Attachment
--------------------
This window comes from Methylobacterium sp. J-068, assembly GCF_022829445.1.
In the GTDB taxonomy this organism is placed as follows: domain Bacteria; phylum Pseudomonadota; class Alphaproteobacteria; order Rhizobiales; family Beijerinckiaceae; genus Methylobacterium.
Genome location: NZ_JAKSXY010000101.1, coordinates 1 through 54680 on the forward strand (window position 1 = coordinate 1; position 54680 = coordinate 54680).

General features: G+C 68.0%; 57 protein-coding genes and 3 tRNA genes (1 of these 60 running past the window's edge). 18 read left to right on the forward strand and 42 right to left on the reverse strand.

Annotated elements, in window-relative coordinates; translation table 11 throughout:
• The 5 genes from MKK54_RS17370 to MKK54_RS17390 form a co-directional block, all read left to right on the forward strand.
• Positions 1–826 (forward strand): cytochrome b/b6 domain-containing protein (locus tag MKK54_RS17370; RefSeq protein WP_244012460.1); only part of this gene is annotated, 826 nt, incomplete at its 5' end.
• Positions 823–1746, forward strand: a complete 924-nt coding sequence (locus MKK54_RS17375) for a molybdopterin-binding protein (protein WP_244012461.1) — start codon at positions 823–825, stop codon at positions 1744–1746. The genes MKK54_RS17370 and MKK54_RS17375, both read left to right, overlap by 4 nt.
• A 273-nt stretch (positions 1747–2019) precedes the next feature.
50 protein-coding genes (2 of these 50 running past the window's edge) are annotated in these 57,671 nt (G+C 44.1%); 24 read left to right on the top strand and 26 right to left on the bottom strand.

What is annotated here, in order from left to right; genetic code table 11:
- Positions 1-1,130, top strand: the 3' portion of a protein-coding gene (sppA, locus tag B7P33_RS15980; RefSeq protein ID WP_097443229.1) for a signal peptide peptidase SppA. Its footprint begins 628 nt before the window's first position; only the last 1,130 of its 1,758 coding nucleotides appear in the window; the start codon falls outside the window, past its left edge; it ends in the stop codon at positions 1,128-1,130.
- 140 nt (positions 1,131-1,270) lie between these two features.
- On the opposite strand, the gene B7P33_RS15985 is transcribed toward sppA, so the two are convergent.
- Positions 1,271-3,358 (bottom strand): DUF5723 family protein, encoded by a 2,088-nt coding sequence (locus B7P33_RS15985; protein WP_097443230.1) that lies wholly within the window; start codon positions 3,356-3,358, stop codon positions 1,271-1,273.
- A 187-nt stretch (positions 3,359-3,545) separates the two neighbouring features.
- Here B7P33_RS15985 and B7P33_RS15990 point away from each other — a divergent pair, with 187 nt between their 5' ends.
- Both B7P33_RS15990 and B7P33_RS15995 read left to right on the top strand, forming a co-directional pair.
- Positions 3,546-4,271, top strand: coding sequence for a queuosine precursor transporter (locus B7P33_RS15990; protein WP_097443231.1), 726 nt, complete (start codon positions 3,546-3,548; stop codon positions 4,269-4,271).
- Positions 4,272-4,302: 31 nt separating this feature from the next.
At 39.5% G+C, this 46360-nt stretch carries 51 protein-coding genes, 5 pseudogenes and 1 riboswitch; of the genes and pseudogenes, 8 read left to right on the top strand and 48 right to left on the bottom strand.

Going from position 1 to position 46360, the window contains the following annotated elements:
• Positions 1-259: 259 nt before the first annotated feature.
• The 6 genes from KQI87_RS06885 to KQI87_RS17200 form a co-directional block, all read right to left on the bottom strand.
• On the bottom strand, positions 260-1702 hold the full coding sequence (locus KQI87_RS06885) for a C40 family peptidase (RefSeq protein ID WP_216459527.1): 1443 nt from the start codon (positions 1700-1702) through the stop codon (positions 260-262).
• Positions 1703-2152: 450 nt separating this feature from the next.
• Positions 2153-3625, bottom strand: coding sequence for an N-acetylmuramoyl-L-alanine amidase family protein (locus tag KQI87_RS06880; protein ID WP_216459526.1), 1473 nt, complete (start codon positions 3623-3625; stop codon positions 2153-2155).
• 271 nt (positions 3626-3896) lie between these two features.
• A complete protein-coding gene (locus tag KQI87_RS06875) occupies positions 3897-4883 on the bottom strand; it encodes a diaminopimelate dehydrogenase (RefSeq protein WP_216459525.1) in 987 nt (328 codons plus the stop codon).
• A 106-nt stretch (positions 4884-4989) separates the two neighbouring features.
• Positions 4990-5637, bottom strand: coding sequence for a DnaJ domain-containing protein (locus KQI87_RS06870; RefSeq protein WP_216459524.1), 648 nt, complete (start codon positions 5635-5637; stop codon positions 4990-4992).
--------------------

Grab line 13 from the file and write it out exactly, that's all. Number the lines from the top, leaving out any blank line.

- 140 nt (positions 1,131-1,270) lie between these two features.